How do you define undergraduate research

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VT
Posts: 314
Joined: Fri Nov 09, 2007 12:30 pm

How do you define undergraduate research

Postby VT » Tue Nov 20, 2007 5:50 pm

guys,
I am starting this thread just to get an idea of what it exactly means to have been involved in an undergraduate research! Does this mean starting out on our own idea or merely assisting Professors? A lot of time we undergrads are involved in a " research" ( this is acually very vague term,. In this tiny liberal arts College, I am asked to write a "research paper"( what the heck) for my class in philosophy. This I never understand in liberal arts)
We say I have a research experience of three years in physics. I don get it! What new thing do you find that you call it your work a research!
I hear you guys using terms like first author and the second author. What exactly does that mean? In research there is no such thing like the first and the second author(unless you are the one who simply collect data and give it your Prof in which case you are the second author). I hope this is NOT the case with students in this forum coz most of you guys have really good background.

Please feel free to make comments or disgree or IGNORE it if you do not find my point at all.

In my case my undergradaute work has been INDEPENDENT. Ofcourse I take help from professors but the story begins from me NOT the Prof. I am not boasting here, just trying to explain things out here. ( if you think i am boasting, look at my GRE, I have 720 in GRE physics)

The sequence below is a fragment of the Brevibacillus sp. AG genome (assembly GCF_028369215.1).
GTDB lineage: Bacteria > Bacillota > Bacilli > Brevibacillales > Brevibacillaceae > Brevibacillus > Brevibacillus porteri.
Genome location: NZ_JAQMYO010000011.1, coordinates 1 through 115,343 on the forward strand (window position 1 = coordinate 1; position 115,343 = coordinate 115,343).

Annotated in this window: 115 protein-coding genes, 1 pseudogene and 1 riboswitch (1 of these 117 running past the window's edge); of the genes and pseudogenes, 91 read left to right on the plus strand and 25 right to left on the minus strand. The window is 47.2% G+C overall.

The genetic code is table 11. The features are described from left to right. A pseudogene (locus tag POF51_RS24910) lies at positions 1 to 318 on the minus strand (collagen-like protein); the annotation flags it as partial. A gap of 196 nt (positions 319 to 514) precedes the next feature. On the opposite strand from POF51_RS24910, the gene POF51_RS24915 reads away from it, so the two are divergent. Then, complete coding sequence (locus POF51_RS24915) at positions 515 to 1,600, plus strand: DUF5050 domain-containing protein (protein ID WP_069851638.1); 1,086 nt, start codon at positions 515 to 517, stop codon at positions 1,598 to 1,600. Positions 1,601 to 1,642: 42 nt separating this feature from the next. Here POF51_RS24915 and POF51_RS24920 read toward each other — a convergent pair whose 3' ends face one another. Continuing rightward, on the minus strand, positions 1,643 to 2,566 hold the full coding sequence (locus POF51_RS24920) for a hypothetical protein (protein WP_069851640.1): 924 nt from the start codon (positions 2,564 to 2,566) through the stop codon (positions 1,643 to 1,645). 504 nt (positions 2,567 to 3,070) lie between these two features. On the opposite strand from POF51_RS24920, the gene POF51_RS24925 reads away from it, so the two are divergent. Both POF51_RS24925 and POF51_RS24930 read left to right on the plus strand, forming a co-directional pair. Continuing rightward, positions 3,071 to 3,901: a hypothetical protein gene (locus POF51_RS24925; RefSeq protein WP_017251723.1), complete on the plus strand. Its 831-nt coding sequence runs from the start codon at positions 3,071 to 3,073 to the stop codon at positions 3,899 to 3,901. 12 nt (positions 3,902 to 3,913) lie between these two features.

(If we have gone for a REU in math, then I am completely wrong, coz there we really WORK INDEPENDNETLY not just sit in front of a comp and read data)

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will
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Joined: Sun Nov 04, 2007 3:26 pm

Postby will » Tue Nov 20, 2007 7:39 pm

Research as an undergrad is basically anything you do within physics that isn't part of your actual coursework. When someone says they've done three years of research, they don't mean writing papers for classes; they do mean three years of working with professors on problems that aren't sufficiently solved. If the problem is well within the student's level of understanding, the professor usually lets them run with it and helps them publish their own paper (as first author).

Second author is a little less meaningful: maybe you were just a data collector, maybe you produced and interpreted all the results but only for one part of a larger project, but clarifying that is what personal statements are for.

Also, maybe you worked out some theory and collected results and after a semester of working it through realize that your model is flawed. Unless it's otherwise very interesting, you don't write a paper about it, but it's still research.

All in all, though, (most) schools don't expect you to disprove general relativity all by yourself as an undergrad. Having research experience is a way of showing that you're capable of doing research and that you're dedicated enough to do science outside of your classes.

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grae313